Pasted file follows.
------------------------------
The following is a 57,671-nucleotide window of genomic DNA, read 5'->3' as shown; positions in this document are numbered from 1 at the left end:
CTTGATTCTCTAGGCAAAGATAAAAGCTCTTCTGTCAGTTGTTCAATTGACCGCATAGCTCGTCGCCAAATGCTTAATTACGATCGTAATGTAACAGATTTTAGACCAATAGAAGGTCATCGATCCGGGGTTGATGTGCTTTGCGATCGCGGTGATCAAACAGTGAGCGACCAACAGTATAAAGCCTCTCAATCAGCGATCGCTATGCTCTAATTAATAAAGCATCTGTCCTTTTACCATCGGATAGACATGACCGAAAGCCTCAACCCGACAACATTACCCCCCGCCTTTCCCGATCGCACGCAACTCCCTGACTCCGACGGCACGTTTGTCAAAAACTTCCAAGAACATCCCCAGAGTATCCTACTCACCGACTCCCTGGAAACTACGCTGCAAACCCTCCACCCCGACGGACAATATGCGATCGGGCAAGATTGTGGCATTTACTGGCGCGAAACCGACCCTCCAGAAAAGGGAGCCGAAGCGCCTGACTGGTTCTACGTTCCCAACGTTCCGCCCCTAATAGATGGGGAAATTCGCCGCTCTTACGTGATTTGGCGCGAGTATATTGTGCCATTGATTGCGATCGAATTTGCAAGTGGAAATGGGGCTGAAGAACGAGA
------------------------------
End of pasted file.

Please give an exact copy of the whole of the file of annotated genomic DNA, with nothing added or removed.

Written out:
The following is a 57,671-nucleotide window of genomic DNA, read 5'->3' as shown; positions in this document are numbered from 1 at the left end:
CTTGATTCTCTAGGCAAAGATAAAAGCTCTTCTGTCAGTTGTTCAATTGACCGCATAGCTCGTCGCCAAATGCTTAATTACGATCGTAATGTAACAGATTTTAGACCAATAGAAGGTCATCGATCCGGGGTTGATGTGCTTTGCGATCGCGGTGATCAAACAGTGAGCGACCAACAGTATAAAGCCTCTCAATCAGCGATCGCTATGCTCTAATTAATAAAGCATCTGTCCTTTTACCATCGGATAGACATGACCGAAAGCCTCAACCCGACAACATTACCCCCCGCCTTTCCCGATCGCACGCAACTCCCTGACTCCGACGGCACGTTTGTCAAAAACTTCCAAGAACATCCCCAGAGTATCCTACTCACCGACTCCCTGGAAACTACGCTGCAAACCCTCCACCCCGACGGACAATATGCGATCGGGCAAGATTGTGGCATTTACTGGCGCGAAACCGACCCTCCAGAAAAGGGAGCCGAAGCGCCTGACTGGTTCTACGTTCCCAACGTTCCGCCCCTAATAGATGGGGAAATTCGCCGCTCTTACGTGATTTGGCGCGAGTATATTGTGCCATTGATTGCGATCGAATTTGCAAGTGGAAATGGGGCTGAAGAACGAGA